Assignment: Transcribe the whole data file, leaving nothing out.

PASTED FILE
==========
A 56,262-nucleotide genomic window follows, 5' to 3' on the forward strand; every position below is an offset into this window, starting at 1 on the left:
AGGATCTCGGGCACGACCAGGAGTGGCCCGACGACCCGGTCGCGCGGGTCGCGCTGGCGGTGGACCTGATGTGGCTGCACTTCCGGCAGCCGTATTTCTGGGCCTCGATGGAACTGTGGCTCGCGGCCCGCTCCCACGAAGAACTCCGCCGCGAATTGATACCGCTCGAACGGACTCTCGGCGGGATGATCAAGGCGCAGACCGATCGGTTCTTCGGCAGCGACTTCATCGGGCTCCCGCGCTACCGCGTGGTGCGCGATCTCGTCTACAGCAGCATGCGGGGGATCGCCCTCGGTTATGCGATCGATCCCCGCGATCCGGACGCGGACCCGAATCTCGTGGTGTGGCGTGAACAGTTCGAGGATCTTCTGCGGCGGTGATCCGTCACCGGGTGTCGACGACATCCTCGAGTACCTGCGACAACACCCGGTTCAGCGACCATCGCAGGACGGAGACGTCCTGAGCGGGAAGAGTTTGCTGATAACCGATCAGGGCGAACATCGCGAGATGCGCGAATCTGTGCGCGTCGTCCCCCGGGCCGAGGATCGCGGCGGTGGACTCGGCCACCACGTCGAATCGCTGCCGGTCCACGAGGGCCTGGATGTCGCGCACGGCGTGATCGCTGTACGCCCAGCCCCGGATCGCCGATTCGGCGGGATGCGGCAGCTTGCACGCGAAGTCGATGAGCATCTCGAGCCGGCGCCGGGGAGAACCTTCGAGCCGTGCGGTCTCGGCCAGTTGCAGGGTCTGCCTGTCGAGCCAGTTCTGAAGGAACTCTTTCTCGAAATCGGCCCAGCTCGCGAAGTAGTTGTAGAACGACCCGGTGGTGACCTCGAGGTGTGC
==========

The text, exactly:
A 56,262-nucleotide genomic window follows, 5' to 3' on the forward strand; every position below is an offset into this window, starting at 1 on the left:
AGGATCTCGGGCACGACCAGGAGTGGCCCGACGACCCGGTCGCGCGGGTCGCGCTGGCGGTGGACCTGATGTGGCTGCACTTCCGGCAGCCGTATTTCTGGGCCTCGATGGAACTGTGGCTCGCGGCCCGCTCCCACGAAGAACTCCGCCGCGAATTGATACCGCTCGAACGGACTCTCGGCGGGATGATCAAGGCGCAGACCGATCGGTTCTTCGGCAGCGACTTCATCGGGCTCCCGCGCTACCGCGTGGTGCGCGATCTCGTCTACAGCAGCATGCGGGGGATCGCCCTCGGTTATGCGATCGATCCCCGCGATCCGGACGCGGACCCGAATCTCGTGGTGTGGCGTGAACAGTTCGAGGATCTTCTGCGGCGGTGATCCGTCACCGGGTGTCGACGACATCCTCGAGTACCTGCGACAACACCCGGTTCAGCGACCATCGCAGGACGGAGACGTCCTGAGCGGGAAGAGTTTGCTGATAACCGATCAGGGCGAACATCGCGAGATGCGCGAATCTGTGCGCGTCGTCCCCCGGGCCGAGGATCGCGGCGGTGGACTCGGCCACCACGTCGAATCGCTGCCGGTCCACGAGGGCCTGGATGTCGCGCACGGCGTGATCGCTGTACGCCCAGCCCCGGATCGCCGATTCGGCGGGATGCGGCAGCTTGCACGCGAAGTCGATGAGCATCTCGAGCCGGCGCCGGGGAGAACCTTCGAGCCGTGCGGTCTCGGCCAGTTGCAGGGTCTGCCTGTCGAGCCAGTTCTGAAGGAACTCTTTCTCGAAATCGGCCCAGCTCGCGAAGTAGTTGTAGAACGACCCGGTGGTGACCTCGAGGTGTGC